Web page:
February 8, 2008
February 8, 2008 - President of the American Sheep Industry Association (ASI), Burdell Johnson, met with the newly confirmed secretary of agriculture, Ed Schafer, this week just prior to Schafer being sworn into office.
"The progress of the Farm Bill was a topic of discussion, and it is clear that he wants to do what is right for agriculture," said Johnson. "As a fellow North Dakotan, Schafer understands rural life and the opportunities as well as the challenges that come along with this lifestyle."
Johnson requested the assistance of the department in helping to resolve a serious competition issue within the sheep industry. The Sheep Genome Sequencing Consortium is an international effort to lay the foundation to map the sheep genome. Along with the United States, the United Kingdom, New Zealand, Australia, France and Kenya have been active in funding this project. It was announced in January that the sheep genome mapping has been completed, and it is now possible for the group to start identifying markers to identify valuable traits in sheep.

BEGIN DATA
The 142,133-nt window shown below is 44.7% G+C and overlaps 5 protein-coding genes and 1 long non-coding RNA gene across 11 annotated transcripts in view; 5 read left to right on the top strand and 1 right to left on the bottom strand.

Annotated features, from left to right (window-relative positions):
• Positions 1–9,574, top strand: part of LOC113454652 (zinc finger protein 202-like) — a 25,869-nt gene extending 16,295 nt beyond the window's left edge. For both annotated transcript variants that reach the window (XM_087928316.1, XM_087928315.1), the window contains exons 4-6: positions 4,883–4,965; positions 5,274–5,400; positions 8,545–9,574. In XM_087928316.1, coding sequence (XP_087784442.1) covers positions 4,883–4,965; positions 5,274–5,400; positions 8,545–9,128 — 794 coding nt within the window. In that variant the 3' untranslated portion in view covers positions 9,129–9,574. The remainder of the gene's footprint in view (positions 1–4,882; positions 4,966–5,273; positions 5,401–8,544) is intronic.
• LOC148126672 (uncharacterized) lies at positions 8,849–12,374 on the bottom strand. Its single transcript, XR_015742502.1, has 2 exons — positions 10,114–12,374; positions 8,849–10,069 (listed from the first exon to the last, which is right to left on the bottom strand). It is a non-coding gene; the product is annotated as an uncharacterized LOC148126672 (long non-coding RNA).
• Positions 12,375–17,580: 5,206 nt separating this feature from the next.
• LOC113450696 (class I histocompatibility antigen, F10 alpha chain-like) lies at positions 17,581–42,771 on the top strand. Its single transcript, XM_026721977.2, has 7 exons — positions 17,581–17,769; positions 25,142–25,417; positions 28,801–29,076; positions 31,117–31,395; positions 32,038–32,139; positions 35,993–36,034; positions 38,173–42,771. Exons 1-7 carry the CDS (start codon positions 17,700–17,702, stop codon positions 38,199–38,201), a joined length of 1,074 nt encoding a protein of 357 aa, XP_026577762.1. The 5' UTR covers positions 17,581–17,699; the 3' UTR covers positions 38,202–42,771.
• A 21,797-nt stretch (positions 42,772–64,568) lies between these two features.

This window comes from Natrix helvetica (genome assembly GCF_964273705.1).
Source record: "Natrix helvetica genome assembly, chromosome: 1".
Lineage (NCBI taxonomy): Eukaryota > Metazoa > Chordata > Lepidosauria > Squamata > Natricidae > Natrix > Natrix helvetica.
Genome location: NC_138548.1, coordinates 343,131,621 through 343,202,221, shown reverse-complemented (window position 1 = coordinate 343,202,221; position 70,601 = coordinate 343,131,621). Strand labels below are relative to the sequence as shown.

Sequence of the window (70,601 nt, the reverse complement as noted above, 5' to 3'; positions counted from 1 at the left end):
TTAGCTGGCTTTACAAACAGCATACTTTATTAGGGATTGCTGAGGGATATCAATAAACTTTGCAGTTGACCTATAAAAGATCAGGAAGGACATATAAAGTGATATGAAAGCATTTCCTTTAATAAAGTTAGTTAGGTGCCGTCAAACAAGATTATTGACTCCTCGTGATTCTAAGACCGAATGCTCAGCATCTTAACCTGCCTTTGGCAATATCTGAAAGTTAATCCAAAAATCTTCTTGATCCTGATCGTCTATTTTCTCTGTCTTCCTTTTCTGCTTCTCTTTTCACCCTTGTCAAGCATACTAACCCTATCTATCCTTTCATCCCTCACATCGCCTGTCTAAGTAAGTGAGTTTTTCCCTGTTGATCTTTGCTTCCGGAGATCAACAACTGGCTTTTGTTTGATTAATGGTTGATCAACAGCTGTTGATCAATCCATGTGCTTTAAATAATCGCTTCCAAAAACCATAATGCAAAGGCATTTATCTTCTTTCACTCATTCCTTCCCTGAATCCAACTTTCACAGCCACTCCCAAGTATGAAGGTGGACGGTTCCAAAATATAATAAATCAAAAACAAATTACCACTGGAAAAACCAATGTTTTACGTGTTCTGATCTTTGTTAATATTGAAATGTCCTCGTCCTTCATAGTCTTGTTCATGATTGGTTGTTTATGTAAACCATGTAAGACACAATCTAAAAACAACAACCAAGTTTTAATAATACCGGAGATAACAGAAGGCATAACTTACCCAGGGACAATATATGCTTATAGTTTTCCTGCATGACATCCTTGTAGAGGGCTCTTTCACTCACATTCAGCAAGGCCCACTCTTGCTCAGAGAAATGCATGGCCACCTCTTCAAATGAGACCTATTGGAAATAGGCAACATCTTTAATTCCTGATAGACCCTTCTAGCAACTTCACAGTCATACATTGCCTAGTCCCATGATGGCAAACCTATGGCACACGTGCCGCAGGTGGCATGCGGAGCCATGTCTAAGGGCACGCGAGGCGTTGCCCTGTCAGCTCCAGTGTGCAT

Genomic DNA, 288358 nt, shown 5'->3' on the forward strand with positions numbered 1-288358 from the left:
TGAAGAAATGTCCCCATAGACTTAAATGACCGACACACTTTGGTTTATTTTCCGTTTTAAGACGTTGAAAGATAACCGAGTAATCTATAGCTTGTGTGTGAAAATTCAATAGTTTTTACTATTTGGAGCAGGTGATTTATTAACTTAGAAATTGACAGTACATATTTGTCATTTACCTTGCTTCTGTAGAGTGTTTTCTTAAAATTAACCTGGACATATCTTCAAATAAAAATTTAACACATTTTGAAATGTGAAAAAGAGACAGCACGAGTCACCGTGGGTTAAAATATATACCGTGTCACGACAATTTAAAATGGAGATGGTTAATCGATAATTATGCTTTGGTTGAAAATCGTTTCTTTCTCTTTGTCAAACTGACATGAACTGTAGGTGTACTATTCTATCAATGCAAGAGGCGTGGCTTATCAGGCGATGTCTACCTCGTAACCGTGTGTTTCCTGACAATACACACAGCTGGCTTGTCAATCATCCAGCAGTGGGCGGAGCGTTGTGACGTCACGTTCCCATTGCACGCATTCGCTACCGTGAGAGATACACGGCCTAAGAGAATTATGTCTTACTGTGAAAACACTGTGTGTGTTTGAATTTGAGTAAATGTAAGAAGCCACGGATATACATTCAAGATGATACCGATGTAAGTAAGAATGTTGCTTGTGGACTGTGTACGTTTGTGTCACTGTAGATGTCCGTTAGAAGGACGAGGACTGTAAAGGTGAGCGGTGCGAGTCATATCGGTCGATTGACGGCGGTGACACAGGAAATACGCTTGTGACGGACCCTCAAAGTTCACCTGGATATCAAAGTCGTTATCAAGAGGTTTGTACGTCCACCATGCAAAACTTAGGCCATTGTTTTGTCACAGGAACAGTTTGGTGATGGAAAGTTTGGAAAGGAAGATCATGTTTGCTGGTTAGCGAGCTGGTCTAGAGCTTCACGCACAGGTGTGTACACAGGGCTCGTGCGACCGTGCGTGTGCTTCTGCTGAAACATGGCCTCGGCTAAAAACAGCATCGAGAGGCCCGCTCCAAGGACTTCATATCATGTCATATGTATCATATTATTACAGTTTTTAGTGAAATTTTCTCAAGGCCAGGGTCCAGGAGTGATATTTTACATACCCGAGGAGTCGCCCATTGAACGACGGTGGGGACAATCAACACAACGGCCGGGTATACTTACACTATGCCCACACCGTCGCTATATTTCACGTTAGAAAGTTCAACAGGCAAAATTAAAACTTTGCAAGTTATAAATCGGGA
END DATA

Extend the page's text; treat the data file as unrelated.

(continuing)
With the U.S. Department of Agriculture's competitive grants program at Cooperative State Research, Education and Extension Service, the industry asked that sheep genomics be a priority. It would be a serious set-back if American producers were locked out of the advancements in productivity and disease control, which are anticipated to be available through the continued funding of this international consortium.
Johnson expressed the appreciation for the support the sheep industry has received from the department in key priority areas from Wildlife Service's assistance with predator management and the eradication of scrapie at Veterinary Services to Agricultural Marketing Services' lamb and wool promotion programs.
A follow-up visit has been requested for the secretary to meet with sheep producers when they travel to Washington, D.C., in May.